Ted Rall has never been one to soft-pedal his views. Even in the opinionated world of columnists and political cartoonists, his takes are a bit hot: He's claimed the Iraq War raised the United States' IQ because only idiots enlist, and he wrote a manifesto for nonvoters a good decade before the "Voting Is for Old People" T-shirt terrified the Tipper Gore set.
So it's no surprise that Snowden (Seven Stories, 223 pages, $16.95), Rall's graphic novel about security expert-turned-CIA whistle-blower Edward Snowden, currently exiled in Russia, is out to prove a point. But the book's structure doesn't back it up.
Rall lays it on right out of the gate. After explaining the plot of George Orwell's 1984, he claims, "We live in Oceania." Rall follows this up with a refresher course on Snowden, detailing the immediate political fallout of Snowden's revelations about the extent of U.S. surveillance programs, and exactly what they were. This is itself something of a revelation: It isn't just metadata that the National Security Agency tracks, Rall reminds us. The NSA also records the majority of phone calls in the U.S. (through a program called Mystic) and can play back any of those calls (through a program called Retro.) They can take photos of you through your computer (Gumfish) and listen to you through your phone (Captivated Audience).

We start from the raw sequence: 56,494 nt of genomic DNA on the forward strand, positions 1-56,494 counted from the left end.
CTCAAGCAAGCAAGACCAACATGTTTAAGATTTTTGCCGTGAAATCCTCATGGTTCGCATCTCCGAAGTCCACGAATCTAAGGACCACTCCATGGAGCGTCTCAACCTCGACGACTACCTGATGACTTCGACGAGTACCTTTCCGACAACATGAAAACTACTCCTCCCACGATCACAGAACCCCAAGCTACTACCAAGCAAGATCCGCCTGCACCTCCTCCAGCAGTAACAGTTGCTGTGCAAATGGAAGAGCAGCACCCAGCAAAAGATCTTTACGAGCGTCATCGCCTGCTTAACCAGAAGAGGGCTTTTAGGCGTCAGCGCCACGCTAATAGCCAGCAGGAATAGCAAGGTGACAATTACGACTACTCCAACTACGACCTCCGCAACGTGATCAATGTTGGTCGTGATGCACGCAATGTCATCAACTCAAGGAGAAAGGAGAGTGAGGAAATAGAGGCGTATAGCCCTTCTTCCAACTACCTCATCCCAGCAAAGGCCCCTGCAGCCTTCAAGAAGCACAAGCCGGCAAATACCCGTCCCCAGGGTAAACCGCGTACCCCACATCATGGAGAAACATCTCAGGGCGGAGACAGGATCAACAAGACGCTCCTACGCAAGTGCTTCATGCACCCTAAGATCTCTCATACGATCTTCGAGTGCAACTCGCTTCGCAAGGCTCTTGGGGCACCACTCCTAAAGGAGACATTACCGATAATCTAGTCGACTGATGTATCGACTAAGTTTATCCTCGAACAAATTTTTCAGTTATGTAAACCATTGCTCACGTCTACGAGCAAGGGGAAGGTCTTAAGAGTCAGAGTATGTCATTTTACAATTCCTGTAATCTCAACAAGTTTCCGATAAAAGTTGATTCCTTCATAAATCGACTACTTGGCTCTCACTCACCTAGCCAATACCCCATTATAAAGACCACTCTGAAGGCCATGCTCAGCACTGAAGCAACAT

Rall renders Snowden's early life and the political debate around him in an expressionistic manner, in distinctly bright and chaotic line-drawing style. To say his book is a graphic novel is somewhat misleading—there's no sequence of panels that govern time or place but, rather, a bunch of images—mostly Rall drawings, but some photos—mixed in with all-caps lettering. In this way, it reads a lot like a children's book. Or, at least, it's a children's book for parents who want their kids to grow up paranoid.
It's an ambitious undertaking, but even for a veteran cartoonist like Rall, it's a bit much. In trying to juggle Snowden's biography, every aspect of his revelations and their political ramifications, all within this "we live in 1984" framework, Rall cannot truly unpack any single one. That we live in the world of 1984 is hardly a novel assertion. As a teenager during the George W. Bush years, I am fairly confident those exact words came out of one of my beflanneled buddies' mouths—if not in line for a Lord of the Rings showing, then while trying to download the tabs to "Crazy Train."
How will the surveillance state progress? What does it mean for ideas of individuality? Rall never gets to these second-tier issues. As it stands, Snowden is a fitting and functional portrait. It is little else.
GO: Ted Rall appears at Powell's Books on Hawthorne, 3723 SE Hawthorne Blvd., 800-878-7323, powells.com, on Thursday, Oct. 1. 7:30 pm. Free.